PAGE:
Trends pointing to an increase in the length and intensity of fire seasons expose the dangerous over-reliance on land and forests to deliver carbon sequestration
The window to limit global warming to 1.5° Celsius has narrowed to just about a decade. This week, the IPCC’s Physical Science Basis report, the first of three parts of the IPCC’s Sixth Assessment Report (AR6), served as another grim notice on the current status and direction of earth’s climate and weather systems. Across the board, and in every region of the world, extreme weather is projected to become more frequent and inflict greater damage for as long as global temperatures remain on an upward curve and anthropogenic emissions overload natural cycles.
Just as the warnings from the latest climate science hit the airwaves, reports emerged that a pall of smoke emanating from wildfires raging in Siberia had enveloped the North Pole, over 3,000 km away. Eastern Russia has seen an exceptionally active wildfire season where over 1.6 million hectares of forest land has been burnt in the past two months. In Europe, close to another 5 million ha of forests have gone up in flames. The trend extends across the world with the Americas, Asia, Australia and Africa all reporting large areas of forests affected by wildfires in the past year, running into several millions of hectares. In other words, several millions of hectares worth of carbon stock was released back into the atmosphere.
The poetic juxtaposition of the IPCC report on the historic wildfire season (and other alarming instances of extreme weather currently unfolding) has not gone unnoticed. The coincidence has rightfully been used as a forceful call for urgent action. The moment, however, represents a deeper cognitive dissonance. Removing carbon from the environment is the need of the hour to prevent catastrophic climate change. But what happens when the primary mode of removal itself holds no guarantees of climate resilience?
The future of fire weather
Over the past few years, there has been a growing consensus that fire weather and wildfires are set to increase across the world as temperatures rise. Recent attribution studies have shown that some massive wildfires in the US and Europe would not have been possible in the absence of anthropogenic climate change. With a fast-expanding body of evidence to support the correlation, IPCC authors have stated that, “climate change will force widespread increases in fire weather throughout the world,” in their latest assessment.
According to the report, fire weather is also likely to become more common with an increase in frequency and intensity of droughts and heatwaves. The compound effect of droughts and heatwaves sustain high temperatures, while pushing down humidity and soil moisture- weather conditions, which are conducive to triggering and sustaining wildfires, the report explains.
Assessments of wildfire trends have pointed to an increase in the length of fire seasons and in the burnt area. According to a 2015 study that mapped wildfire trends from 1979 to 2013, the global fire season length has increased by 18.7% in the time period, while area affected by wildfires has doubled. A more recent study from 2019, which attempts to project future scenarios for wildfires under warming futures, has warned that under warming of 1.5°C and 2°C, the fire season length and fire frequency is likely to increase in several parts of the world, particularly in the western United States, Central Asia, and Australia.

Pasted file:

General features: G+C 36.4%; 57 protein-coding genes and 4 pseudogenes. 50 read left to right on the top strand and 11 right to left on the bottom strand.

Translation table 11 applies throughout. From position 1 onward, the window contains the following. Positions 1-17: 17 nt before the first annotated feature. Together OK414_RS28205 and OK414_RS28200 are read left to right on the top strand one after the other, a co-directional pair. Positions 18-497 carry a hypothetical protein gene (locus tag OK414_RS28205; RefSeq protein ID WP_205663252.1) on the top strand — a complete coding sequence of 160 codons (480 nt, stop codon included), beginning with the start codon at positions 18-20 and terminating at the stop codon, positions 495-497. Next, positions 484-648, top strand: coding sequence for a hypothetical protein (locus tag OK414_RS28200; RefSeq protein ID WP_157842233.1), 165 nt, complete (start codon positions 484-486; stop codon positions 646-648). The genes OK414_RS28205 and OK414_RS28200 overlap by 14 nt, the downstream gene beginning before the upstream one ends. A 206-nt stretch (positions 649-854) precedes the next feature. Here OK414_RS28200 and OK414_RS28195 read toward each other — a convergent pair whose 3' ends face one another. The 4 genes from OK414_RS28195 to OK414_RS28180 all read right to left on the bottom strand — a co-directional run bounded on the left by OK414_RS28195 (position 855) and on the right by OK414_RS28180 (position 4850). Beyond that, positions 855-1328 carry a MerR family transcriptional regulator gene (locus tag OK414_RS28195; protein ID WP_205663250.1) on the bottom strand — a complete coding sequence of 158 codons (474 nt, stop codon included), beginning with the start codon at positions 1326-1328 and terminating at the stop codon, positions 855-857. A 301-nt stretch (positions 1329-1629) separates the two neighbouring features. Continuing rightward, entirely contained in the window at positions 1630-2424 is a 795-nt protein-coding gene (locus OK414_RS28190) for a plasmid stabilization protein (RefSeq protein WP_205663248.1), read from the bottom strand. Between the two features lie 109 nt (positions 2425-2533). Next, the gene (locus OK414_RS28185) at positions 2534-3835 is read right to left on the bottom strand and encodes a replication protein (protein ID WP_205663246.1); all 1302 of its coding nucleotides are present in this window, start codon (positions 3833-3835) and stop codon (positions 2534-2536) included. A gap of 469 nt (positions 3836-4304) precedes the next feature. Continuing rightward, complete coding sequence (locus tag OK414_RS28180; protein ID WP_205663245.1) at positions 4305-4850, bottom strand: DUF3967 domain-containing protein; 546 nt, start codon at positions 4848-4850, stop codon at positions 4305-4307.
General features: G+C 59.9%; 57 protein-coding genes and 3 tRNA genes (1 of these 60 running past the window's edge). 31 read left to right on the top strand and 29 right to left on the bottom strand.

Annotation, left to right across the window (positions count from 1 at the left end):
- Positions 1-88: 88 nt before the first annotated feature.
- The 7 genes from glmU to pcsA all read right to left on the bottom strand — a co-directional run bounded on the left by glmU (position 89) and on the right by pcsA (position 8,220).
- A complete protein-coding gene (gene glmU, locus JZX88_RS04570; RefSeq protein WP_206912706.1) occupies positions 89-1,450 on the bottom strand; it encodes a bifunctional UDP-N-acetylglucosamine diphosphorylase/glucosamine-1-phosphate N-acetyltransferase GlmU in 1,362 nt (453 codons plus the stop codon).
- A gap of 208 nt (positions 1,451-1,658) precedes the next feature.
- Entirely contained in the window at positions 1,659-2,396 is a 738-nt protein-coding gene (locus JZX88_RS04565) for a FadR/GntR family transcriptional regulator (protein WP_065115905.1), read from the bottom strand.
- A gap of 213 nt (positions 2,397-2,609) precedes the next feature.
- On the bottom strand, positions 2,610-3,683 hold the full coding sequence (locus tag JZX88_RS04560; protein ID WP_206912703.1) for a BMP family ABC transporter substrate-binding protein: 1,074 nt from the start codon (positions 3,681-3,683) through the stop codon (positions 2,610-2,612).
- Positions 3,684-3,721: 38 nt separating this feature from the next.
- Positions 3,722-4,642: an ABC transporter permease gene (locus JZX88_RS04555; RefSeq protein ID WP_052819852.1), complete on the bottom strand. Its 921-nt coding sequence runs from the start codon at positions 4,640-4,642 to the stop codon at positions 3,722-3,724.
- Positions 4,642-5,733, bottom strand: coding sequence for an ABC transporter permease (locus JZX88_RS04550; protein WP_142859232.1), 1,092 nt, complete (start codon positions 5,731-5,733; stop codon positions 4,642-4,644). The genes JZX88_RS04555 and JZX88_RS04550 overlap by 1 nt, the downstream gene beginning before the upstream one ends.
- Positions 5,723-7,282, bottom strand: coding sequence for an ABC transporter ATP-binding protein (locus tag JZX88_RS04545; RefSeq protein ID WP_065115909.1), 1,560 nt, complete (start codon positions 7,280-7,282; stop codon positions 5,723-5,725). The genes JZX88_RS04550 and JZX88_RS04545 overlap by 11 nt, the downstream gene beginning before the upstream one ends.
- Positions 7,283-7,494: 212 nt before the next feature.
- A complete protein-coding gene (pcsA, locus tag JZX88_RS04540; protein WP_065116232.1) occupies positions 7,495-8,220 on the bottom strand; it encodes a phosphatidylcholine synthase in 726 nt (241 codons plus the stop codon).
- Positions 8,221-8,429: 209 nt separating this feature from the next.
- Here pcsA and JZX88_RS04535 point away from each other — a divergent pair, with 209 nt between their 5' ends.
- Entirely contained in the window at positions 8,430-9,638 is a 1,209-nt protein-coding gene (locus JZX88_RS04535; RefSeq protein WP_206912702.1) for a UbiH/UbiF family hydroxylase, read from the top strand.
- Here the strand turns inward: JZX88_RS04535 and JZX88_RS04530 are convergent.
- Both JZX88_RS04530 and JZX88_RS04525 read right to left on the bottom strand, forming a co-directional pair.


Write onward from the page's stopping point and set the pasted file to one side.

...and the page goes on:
Beyond the implications on the well-being of the ecosystem and human health, worsening wildfires could jeopardise plans for future carbon removal and offset.
Neither fire-proof, nor fool proof
Last month, fire season kicked into high gear in the US. Largest among the several blazes reported so far is the Bootleg Fire, which affected large forest areas in Oregon and California. The fire, which spread over 400,000 acres of forests in the region, also engulfed a quarter of the carbon offset project Klamath East, operated by the Green Diamond Resource Company, a non-profit that works on carbon removal. In Washington state, runaway fires scorched parts of the Summit Creek and Shoal Creek carbon offset projects operated by petroleum major BP. Similar incidents of carbon offset projects going up in smoke, effectively releasing stored carbon back into the atmosphere, have been reported over recent years.
With a total carbon stock of 662 Gt, forest ecosystems are the largest terrestrial carbon sink on earth. The capacity of the world’s forests to absorb roughly 2 billion tonnes of CO2 each year has made afforestation the mode of choice to meet the urgent need of reducing and removing carbon from the atmosphere. Afforestation and agro-forestry plantations are currently perceived to offer the quickest and cheapest path to create and lock away carbon stocks, often at the behest of highly emitting businesses and polluting industries.
The reliance on existing and new forests to meet global climate goals is apparent in the inclusion of afforestation targets in almost 20 Nationally Determined Contributions (NDCs) toward the Paris Agreement. The list of countries with specified goals to increase tree and forest cover include large economies such as Australia, Brazil, India and Japan. The recent thrust towards afforestation has yielded a marginal increase in the global area covered by forests, although much of the expansion has come through new forests and agro-forestry plantations.
As fire seasons look set to intensify, the over-reliance on afforestation as a mode of decarbonisation, however, is rapidly evolving as a concern. While fire regimes are an important part of nutrient cycles in several ecosystems, projections enhance the likelihood of such regimes becoming longer, more unpredictable and more damaging than in the past. According to the latest IPCC assessment, future climate variability is likely to enhance the severity and recurrence of wildfires across many biomes, including tropical rainforests, Arctic and boreal ecosystems, Mediterranean-type ecosystems, degraded tropical forests, and tropical forest-savanna transition zones. While the report concedes that risks from wildfires are yet to be fully incorporated into climate models, a partial representation of wildfires project increases of 8-58% in carbon emissions due to fire.